Urban Struggles in Africa
Rapid urbanization, neo-liberal restructuring, and the planetization of slums frame connections and encounters between a variety of actors across the globe and in Africa. This panel is interested in two dominant agendas vis-à-vis rising urban poverty and inequality. One is epitomized by the development politics, top-down and SDG-driven, promoting concepts and visions of the sustainable, smart, and resilient city. The other agenda is advanced by various social movements which counter urban development planning, claiming equal access to resources, spatial justice, and the right to live. The panel is interested in the various connections between these two agendas in urban contexts. Hence, the urban arena stays here at the centre of attention where concepts, rationales, and visions of the equal, just, and/or emancipatory city evolve, compete, and challenge each other’s approaches, framing problems, solutions, struggles, solidarities, and creativities. Central questions for us relate to the kind of connections, encounters, in-dependencies, co-optations, and asymmetries which materializes in these arenas and forums, and which link the top-down and bottom-up takes on contemporary urban Africa in surprising ways.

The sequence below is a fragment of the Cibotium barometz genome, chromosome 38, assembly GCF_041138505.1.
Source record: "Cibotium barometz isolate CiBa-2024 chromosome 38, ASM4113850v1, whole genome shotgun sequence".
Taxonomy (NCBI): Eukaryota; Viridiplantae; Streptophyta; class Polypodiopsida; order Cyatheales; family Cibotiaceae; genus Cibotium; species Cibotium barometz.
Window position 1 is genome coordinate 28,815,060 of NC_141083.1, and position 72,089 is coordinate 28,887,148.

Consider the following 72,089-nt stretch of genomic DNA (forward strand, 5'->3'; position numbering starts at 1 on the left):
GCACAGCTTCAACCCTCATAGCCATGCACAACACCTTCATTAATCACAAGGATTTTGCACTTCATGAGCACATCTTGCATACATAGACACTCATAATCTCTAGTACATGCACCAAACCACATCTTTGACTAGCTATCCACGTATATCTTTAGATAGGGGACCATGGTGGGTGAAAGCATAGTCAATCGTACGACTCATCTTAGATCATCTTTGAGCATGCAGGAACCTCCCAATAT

Time: Friday, 29/06/2018, 2 - 4 pm
Venue: Seminargebäude, S 202
Antje Daniel (University of Bayreuth)
Sandrine Gukelberger (University of Bochum)
Lamine Doumbia (German Historical Institute, Paris, France / Dakar, Senegal / University of Bayreuth)
Michael Braun (University of Toronto, Canada)
Daniel Tevera and Steven Jerie (University of the Western Cape, Cape Town, South Africa)
Davison Muchadenyika (University of Cape Town, South Africa)
City of Paper and Land Tenure from the Grassroots’ Perspective in Bamako